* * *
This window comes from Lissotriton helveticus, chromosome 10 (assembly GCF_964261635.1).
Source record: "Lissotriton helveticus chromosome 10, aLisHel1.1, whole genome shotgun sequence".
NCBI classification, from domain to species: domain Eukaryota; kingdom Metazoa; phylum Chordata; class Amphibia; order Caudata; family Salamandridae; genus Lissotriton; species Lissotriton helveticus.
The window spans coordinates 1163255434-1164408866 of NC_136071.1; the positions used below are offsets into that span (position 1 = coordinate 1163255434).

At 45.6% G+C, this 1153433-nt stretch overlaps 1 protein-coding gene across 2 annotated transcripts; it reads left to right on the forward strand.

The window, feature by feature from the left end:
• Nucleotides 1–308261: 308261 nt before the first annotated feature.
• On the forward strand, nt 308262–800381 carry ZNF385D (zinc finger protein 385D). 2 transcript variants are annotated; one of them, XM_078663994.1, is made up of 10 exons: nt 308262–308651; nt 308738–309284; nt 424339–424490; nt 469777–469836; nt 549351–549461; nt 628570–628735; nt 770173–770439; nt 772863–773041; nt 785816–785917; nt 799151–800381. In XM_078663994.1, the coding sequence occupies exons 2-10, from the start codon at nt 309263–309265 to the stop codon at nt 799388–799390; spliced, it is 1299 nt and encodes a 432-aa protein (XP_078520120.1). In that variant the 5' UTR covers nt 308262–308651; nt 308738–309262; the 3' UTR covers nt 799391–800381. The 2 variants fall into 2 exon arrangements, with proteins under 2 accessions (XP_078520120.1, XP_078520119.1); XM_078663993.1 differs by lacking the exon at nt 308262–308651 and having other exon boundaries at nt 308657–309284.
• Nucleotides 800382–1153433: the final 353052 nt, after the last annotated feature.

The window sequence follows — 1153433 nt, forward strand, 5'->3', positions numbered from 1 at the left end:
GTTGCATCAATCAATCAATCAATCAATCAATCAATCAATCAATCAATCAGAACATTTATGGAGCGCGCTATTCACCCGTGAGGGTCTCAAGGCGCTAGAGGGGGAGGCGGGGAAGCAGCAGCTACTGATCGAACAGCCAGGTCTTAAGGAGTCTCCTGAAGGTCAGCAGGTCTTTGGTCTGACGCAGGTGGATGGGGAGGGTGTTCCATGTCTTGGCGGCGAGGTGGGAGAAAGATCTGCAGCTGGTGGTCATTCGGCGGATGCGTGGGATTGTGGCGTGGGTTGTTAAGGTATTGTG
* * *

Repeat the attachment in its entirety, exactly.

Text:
This window comes from Lissotriton helveticus, chromosome 10 (assembly GCF_964261635.1).
Source record: "Lissotriton helveticus chromosome 10, aLisHel1.1, whole genome shotgun sequence".
NCBI classification, from domain to species: domain Eukaryota; kingdom Metazoa; phylum Chordata; class Amphibia; order Caudata; family Salamandridae; genus Lissotriton; species Lissotriton helveticus.
The window spans coordinates 1163255434-1164408866 of NC_136071.1; the positions used below are offsets into that span (position 1 = coordinate 1163255434).

At 45.6% G+C, this 1153433-nt stretch overlaps 1 protein-coding gene across 2 annotated transcripts; it reads left to right on the forward strand.

The window, feature by feature from the left end:
• Nucleotides 1–308261: 308261 nt before the first annotated feature.
• On the forward strand, nt 308262–800381 carry ZNF385D (zinc finger protein 385D). 2 transcript variants are annotated; one of them, XM_078663994.1, is made up of 10 exons: nt 308262–308651; nt 308738–309284; nt 424339–424490; nt 469777–469836; nt 549351–549461; nt 628570–628735; nt 770173–770439; nt 772863–773041; nt 785816–785917; nt 799151–800381. In XM_078663994.1, the coding sequence occupies exons 2-10, from the start codon at nt 309263–309265 to the stop codon at nt 799388–799390; spliced, it is 1299 nt and encodes a 432-aa protein (XP_078520120.1). In that variant the 5' UTR covers nt 308262–308651; nt 308738–309262; the 3' UTR covers nt 799391–800381. The 2 variants fall into 2 exon arrangements, with proteins under 2 accessions (XP_078520120.1, XP_078520119.1); XM_078663993.1 differs by lacking the exon at nt 308262–308651 and having other exon boundaries at nt 308657–309284.
• Nucleotides 800382–1153433: the final 353052 nt, after the last annotated feature.

The window sequence follows — 1153433 nt, forward strand, 5'->3', positions numbered from 1 at the left end:
GTTGCATCAATCAATCAATCAATCAATCAATCAATCAATCAATCAATCAGAACATTTATGGAGCGCGCTATTCACCCGTGAGGGTCTCAAGGCGCTAGAGGGGGAGGCGGGGAAGCAGCAGCTACTGATCGAACAGCCAGGTCTTAAGGAGTCTCCTGAAGGTCAGCAGGTCTTTGGTCTGACGCAGGTGGATGGGGAGGGTGTTCCATGTCTTGGCGGCGAGGTGGGAGAAAGATCTGCAGCTGGTGGTCATTCGGCGGATGCGTGGGATTGTGGCGTGGGTTGTTAAGGTATTGTG